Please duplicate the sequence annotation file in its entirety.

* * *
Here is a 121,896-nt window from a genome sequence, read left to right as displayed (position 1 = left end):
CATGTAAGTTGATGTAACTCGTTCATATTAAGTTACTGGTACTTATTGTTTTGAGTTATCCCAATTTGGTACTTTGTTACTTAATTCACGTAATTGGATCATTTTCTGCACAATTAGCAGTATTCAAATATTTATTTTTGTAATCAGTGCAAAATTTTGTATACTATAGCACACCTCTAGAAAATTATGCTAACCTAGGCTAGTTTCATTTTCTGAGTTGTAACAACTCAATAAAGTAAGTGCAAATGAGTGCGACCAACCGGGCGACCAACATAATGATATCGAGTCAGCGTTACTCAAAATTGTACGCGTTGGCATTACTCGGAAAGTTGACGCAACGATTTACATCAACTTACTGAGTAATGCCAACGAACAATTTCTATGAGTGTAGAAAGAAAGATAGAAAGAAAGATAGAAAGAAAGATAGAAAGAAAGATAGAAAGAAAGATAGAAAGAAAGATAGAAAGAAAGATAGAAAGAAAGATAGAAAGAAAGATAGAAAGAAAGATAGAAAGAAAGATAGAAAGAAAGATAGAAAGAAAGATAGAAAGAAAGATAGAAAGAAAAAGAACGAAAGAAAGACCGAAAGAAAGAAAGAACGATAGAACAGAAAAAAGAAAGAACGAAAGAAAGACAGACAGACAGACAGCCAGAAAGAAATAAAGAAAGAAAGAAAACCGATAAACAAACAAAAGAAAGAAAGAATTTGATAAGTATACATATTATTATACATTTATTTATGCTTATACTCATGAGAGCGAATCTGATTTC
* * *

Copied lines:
Here is a 121,896-nt window from a genome sequence, read left to right as displayed (position 1 = left end):
CATGTAAGTTGATGTAACTCGTTCATATTAAGTTACTGGTACTTATTGTTTTGAGTTATCCCAATTTGGTACTTTGTTACTTAATTCACGTAATTGGATCATTTTCTGCACAATTAGCAGTATTCAAATATTTATTTTTGTAATCAGTGCAAAATTTTGTATACTATAGCACACCTCTAGAAAATTATGCTAACCTAGGCTAGTTTCATTTTCTGAGTTGTAACAACTCAATAAAGTAAGTGCAAATGAGTGCGACCAACCGGGCGACCAACATAATGATATCGAGTCAGCGTTACTCAAAATTGTACGCGTTGGCATTACTCGGAAAGTTGACGCAACGATTTACATCAACTTACTGAGTAATGCCAACGAACAATTTCTATGAGTGTAGAAAGAAAGATAGAAAGAAAGATAGAAAGAAAGATAGAAAGAAAGATAGAAAGAAAGATAGAAAGAAAGATAGAAAGAAAGATAGAAAGAAAGATAGAAAGAAAGATAGAAAGAAAGATAGAAAGAAAGATAGAAAGAAAGATAGAAAGAAAGATAGAAAGAAAGATAGAAAGAAAAAGAACGAAAGAAAGACCGAAAGAAAGAAAGAACGATAGAACAGAAAAAAGAAAGAACGAAAGAAAGACAGACAGACAGACAGCCAGAAAGAAATAAAGAAAGAAAGAAAACCGATAAACAAACAAAAGAAAGAAAGAATTTGATAAGTATACATATTATTATACATTTATTTATGCTTATACTCATGAGAGCGAATCTGATTTC